Morton J. Marcus is an economist formerly with the Kelley School of Business at Indiana University. His column appears in Indiana newspapers, and his views can be followed on a podcast: https://mortonjohn.libsyn.com.
The joy of the Internet is serendipity, the act of finding something of interest you were not looking for. It is the same joy we find in the public library or book store wandering the stacks.
Recently, I found a list of the Prettiest Towns in Every State presumably published by Architectural Digest. Since it was on the Internet, I could not be sure it was published by AD, a magazine that describes itself as “the international design authority.”
My suspicions were raised when I read that the prettiest town in Indiana was … wait for it… Porter in Porter County of Northwest Indiana. Porter is OK and popular with those who like the ribs and ambiance at Wagner’s. But prettiest town in Indiana? Not by a long short.
Yet, this got me thinking about the long battle for clean air and water in Northwest Indiana which led me to the current/future battles about climate change.
Whenever we talk about climate change, our focus is on the costs of preventing or repairing the damages associated with that change. How can we protect ourselves, our homes, businesses, and communities? What will preventive measures cost? How much will it cost to restore properties and lives from the floods, drought, storms, insect swarms, and invasive species of climate change?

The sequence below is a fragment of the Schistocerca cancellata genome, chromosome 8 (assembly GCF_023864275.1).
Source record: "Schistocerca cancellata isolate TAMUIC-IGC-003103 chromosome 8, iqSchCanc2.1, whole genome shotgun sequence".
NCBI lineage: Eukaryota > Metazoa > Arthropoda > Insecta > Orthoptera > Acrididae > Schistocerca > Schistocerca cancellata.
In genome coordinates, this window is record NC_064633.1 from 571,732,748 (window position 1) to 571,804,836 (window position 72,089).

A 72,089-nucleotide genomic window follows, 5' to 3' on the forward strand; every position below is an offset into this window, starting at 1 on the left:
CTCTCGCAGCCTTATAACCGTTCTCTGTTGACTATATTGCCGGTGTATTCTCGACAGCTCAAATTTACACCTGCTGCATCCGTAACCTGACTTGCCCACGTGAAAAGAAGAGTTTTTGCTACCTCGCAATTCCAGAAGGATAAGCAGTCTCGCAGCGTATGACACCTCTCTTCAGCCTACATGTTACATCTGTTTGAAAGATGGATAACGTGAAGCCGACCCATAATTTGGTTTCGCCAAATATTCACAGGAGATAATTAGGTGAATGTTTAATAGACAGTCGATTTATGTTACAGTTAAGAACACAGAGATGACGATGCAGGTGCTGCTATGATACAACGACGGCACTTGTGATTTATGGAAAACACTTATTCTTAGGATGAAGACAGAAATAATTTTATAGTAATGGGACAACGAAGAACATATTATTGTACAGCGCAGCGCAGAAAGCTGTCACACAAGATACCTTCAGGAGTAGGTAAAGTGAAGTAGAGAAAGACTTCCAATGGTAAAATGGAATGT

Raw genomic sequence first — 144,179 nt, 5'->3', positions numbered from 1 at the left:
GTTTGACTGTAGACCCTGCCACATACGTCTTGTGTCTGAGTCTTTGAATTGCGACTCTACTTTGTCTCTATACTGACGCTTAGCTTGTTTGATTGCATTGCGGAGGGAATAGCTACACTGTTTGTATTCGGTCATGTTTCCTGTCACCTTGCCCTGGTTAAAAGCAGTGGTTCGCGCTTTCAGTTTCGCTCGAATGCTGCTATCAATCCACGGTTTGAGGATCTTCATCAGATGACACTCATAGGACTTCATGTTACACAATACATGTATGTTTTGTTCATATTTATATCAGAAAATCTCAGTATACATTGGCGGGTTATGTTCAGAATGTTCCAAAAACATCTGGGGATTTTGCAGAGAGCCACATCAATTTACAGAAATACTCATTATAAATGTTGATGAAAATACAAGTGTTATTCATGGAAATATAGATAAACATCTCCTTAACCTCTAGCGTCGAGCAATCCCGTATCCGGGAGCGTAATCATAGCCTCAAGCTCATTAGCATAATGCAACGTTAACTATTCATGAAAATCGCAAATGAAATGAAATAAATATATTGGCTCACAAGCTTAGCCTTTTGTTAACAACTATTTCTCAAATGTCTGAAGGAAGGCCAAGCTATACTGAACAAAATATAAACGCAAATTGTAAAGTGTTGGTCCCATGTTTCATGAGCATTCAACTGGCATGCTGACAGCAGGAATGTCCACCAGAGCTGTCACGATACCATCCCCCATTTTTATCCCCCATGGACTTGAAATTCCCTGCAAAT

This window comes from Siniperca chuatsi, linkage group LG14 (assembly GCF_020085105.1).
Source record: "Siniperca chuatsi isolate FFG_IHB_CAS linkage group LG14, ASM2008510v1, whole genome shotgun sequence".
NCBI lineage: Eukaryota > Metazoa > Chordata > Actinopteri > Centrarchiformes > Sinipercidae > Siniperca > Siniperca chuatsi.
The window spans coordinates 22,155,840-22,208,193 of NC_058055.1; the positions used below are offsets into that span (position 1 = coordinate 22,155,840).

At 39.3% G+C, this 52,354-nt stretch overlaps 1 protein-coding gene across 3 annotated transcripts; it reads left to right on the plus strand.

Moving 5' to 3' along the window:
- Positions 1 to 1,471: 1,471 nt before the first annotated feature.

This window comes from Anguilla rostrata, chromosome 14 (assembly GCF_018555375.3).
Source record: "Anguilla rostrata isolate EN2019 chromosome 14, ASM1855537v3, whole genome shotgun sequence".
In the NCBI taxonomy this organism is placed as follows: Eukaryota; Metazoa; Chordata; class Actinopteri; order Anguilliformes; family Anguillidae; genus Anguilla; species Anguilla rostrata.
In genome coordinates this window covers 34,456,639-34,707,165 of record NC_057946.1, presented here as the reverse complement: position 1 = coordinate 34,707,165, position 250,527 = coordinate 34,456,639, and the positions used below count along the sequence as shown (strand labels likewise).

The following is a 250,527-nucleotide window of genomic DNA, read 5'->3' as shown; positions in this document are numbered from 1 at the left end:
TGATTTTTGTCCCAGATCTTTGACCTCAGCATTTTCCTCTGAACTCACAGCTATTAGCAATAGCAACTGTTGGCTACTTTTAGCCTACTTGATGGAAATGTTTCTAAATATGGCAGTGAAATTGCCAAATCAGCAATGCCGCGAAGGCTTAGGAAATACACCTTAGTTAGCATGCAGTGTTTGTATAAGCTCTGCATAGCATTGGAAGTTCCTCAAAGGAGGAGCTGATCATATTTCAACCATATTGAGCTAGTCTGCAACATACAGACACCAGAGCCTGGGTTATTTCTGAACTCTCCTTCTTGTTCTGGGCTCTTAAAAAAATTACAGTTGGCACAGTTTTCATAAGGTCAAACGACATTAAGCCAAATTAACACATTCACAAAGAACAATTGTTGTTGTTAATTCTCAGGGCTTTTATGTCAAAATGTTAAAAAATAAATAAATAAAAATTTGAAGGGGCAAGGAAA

That’s not how we might think if we were rationally attached to the past. A tornado or hurricane hits a town and we want to go back and rebuild what we had. Instead it is worth thinking about the benefits of climate change. How can we prosper from the environment in which we will be living and the opportunities it presents?
One impediment to forward thinking is our land tenure laws. We own slices of land. It may be that our homes were leveled, but we still own the land. So let’s get the insurance settlement, roll up our sleeves and rebuild. Only this time, we’ll make some improvements that would have reduced damages the last time.
We might, however, allow ourselves to rethink the built environment. If there is a tendency with a changing climate for frequent, heavy downpours, how could we benefit from an excess of water? Particularly if other regions are plagued by drought, could we find a market for our excess inventory of water?
If average temperatures are rising, what crops can we plant to increase revenues? After a tornado, could we give each land owner shares in a new corporation that would rebuild downtown in accord with today’s technologies and what we’ve learned from the past two centuries of urban life?
Our present policies with regard to the climate are pugnacious and reactionary. Where are the imaginative entrepreneurs who make the proverbial lemonade from lemons?